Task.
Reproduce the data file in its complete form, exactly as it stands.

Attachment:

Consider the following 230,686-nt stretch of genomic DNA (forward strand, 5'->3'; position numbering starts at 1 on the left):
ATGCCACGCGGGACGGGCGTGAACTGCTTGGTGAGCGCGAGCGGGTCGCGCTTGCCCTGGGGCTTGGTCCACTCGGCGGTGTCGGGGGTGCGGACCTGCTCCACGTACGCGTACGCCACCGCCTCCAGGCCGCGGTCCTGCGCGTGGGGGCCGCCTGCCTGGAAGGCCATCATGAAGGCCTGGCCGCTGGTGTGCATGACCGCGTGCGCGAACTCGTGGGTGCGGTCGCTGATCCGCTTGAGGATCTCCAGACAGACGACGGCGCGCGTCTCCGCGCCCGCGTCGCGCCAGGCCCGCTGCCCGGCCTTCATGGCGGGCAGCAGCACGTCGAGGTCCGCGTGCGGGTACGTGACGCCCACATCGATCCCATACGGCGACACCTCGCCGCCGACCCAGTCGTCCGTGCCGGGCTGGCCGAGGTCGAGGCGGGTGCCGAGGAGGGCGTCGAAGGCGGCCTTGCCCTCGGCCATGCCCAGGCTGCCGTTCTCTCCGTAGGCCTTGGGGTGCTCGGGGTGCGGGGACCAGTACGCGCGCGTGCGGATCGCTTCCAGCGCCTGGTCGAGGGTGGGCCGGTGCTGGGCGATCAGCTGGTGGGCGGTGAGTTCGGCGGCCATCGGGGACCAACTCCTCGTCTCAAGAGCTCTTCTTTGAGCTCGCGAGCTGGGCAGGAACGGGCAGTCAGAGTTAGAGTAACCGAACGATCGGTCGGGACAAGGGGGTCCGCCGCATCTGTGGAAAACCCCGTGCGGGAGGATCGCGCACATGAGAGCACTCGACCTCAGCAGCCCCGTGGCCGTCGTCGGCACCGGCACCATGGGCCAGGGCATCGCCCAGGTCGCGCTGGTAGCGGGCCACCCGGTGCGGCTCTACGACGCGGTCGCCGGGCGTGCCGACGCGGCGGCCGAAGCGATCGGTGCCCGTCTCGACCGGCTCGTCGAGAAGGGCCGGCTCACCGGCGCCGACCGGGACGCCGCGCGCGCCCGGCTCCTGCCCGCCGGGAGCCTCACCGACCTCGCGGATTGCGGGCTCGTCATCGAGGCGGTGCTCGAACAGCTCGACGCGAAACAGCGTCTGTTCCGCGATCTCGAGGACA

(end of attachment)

Consider the following 230,686-nt stretch of genomic DNA (forward strand, 5'->3'; position numbering starts at 1 on the left):
ATGCCACGCGGGACGGGCGTGAACTGCTTGGTGAGCGCGAGCGGGTCGCGCTTGCCCTGGGGCTTGGTCCACTCGGCGGTGTCGGGGGTGCGGACCTGCTCCACGTACGCGTACGCCACCGCCTCCAGGCCGCGGTCCTGCGCGTGGGGGCCGCCTGCCTGGAAGGCCATCATGAAGGCCTGGCCGCTGGTGTGCATGACCGCGTGCGCGAACTCGTGGGTGCGGTCGCTGATCCGCTTGAGGATCTCCAGACAGACGACGGCGCGCGTCTCCGCGCCCGCGTCGCGCCAGGCCCGCTGCCCGGCCTTCATGGCGGGCAGCAGCACGTCGAGGTCCGCGTGCGGGTACGTGACGCCCACATCGATCCCATACGGCGACACCTCGCCGCCGACCCAGTCGTCCGTGCCGGGCTGGCCGAGGTCGAGGCGGGTGCCGAGGAGGGCGTCGAAGGCGGCCTTGCCCTCGGCCATGCCCAGGCTGCCGTTCTCTCCGTAGGCCTTGGGGTGCTCGGGGTGCGGGGACCAGTACGCGCGCGTGCGGATCGCTTCCAGCGCCTGGTCGAGGGTGGGCCGGTGCTGGGCGATCAGCTGGTGGGCGGTGAGTTCGGCGGCCATCGGGGACCAACTCCTCGTCTCAAGAGCTCTTCTTTGAGCTCGCGAGCTGGGCAGGAACGGGCAGTCAGAGTTAGAGTAACCGAACGATCGGTCGGGACAAGGGGGTCCGCCGCATCTGTGGAAAACCCCGTGCGGGAGGATCGCGCACATGAGAGCACTCGACCTCAGCAGCCCCGTGGCCGTCGTCGGCACCGGCACCATGGGCCAGGGCATCGCCCAGGTCGCGCTGGTAGCGGGCCACCCGGTGCGGCTCTACGACGCGGTCGCCGGGCGTGCCGACGCGGCGGCCGAAGCGATCGGTGCCCGTCTCGACCGGCTCGTCGAGAAGGGCCGGCTCACCGGCGCCGACCGGGACGCCGCGCGCGCCCGGCTCCTGCCCGCCGGGAGCCTCACCGACCTCGCGGATTGCGGGCTCGTCATCGAGGCGGTGCTCGAACAGCTCGACGCGAAACAGCGTCTGTTCCGCGATCTCGAGGACA